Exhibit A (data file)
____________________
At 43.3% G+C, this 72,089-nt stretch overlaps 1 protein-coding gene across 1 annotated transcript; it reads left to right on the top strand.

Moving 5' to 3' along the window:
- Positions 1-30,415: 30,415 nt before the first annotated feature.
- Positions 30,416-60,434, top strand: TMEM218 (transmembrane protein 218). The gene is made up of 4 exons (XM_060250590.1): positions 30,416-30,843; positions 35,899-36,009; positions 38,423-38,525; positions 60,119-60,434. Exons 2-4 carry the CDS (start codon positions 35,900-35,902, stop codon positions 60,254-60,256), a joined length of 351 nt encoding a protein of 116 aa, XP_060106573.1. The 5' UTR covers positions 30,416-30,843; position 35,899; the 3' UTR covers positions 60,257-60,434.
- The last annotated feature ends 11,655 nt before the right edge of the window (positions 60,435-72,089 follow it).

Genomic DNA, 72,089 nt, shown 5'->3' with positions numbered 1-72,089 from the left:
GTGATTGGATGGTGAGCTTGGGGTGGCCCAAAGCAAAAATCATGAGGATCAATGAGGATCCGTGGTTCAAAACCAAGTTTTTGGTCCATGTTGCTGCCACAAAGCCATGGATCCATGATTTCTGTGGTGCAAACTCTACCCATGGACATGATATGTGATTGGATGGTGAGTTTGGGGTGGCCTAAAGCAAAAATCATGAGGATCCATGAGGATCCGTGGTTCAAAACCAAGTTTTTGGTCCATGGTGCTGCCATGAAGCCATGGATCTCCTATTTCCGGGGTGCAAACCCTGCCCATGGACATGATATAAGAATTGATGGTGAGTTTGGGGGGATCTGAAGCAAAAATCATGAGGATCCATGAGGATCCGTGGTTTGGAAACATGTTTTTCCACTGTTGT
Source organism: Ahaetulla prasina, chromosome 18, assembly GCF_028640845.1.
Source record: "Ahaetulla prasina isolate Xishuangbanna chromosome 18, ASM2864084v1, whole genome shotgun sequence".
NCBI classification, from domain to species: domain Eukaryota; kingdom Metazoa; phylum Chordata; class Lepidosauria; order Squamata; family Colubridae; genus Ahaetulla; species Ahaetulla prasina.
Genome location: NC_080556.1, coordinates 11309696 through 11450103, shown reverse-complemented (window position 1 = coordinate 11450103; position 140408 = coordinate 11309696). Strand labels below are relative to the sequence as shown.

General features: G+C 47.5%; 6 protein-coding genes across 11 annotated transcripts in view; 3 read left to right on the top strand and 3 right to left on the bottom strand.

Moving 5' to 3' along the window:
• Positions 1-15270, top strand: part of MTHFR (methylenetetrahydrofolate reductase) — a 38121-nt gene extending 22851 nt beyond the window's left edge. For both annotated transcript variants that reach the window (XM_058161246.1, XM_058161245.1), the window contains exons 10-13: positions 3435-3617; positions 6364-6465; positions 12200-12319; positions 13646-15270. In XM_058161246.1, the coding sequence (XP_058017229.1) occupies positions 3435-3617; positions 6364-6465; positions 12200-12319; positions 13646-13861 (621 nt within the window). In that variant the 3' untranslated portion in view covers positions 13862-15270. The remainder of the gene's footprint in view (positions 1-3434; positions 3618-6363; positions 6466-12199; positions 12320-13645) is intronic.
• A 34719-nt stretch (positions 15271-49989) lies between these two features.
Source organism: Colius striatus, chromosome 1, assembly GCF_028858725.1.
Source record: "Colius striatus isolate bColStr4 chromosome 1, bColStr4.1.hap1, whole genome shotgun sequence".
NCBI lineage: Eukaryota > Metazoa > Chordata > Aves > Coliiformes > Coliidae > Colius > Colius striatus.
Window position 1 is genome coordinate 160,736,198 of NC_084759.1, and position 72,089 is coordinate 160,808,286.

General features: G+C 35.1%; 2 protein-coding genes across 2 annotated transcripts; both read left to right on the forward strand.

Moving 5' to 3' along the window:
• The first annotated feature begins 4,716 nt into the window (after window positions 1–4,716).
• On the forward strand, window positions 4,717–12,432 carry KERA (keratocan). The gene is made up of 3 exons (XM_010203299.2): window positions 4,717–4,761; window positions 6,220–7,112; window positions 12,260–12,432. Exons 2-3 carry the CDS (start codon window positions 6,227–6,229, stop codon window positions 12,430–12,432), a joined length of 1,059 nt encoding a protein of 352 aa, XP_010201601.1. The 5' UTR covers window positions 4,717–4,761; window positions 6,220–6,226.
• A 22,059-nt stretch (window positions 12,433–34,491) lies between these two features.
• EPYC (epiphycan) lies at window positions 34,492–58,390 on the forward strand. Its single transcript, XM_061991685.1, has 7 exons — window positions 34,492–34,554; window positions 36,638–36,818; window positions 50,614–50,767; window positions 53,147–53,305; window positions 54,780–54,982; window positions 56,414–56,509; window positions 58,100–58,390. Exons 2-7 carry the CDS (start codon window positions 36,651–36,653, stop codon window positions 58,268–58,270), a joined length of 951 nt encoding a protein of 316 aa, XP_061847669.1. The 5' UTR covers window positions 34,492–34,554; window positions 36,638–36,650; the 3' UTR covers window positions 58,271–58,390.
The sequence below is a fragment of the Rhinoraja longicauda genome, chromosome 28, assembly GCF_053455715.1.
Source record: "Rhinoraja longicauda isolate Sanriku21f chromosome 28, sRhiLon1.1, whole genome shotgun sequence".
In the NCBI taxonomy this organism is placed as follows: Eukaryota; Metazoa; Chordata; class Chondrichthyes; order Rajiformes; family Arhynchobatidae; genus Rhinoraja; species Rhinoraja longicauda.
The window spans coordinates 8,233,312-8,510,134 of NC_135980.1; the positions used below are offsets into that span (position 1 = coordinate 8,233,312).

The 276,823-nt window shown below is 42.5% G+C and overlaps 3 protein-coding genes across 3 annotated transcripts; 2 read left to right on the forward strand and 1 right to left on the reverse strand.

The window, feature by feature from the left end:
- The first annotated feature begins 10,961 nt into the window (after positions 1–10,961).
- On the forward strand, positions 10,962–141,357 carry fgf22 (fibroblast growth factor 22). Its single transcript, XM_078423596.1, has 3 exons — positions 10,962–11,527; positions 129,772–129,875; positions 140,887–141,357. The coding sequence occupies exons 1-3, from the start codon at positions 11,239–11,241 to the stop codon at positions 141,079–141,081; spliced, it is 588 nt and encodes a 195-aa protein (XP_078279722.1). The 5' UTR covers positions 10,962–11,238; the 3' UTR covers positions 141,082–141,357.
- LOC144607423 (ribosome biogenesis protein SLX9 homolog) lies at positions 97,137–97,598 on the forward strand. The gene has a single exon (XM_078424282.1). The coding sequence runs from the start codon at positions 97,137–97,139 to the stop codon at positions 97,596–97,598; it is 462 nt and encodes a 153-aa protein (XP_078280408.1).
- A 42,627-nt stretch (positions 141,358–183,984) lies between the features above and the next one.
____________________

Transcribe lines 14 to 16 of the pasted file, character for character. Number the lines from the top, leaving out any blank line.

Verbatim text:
• Positions 1-15270, top strand: part of MTHFR (methylenetetrahydrofolate reductase) — a 38121-nt gene extending 22851 nt beyond the window's left edge. For both annotated transcript variants that reach the window (XM_058161246.1, XM_058161245.1), the window contains exons 10-13: positions 3435-3617; positions 6364-6465; positions 12200-12319; positions 13646-15270. In XM_058161246.1, the coding sequence (XP_058017229.1) occupies positions 3435-3617; positions 6364-6465; positions 12200-12319; positions 13646-13861 (621 nt within the window). In that variant the 3' untranslated portion in view covers positions 13862-15270. The remainder of the gene's footprint in view (positions 1-3434; positions 3618-6363; positions 6466-12199; positions 12320-13645) is intronic.
• A 34719-nt stretch (positions 15271-49989) lies between these two features.
Source organism: Colius striatus, chromosome 1, assembly GCF_028858725.1.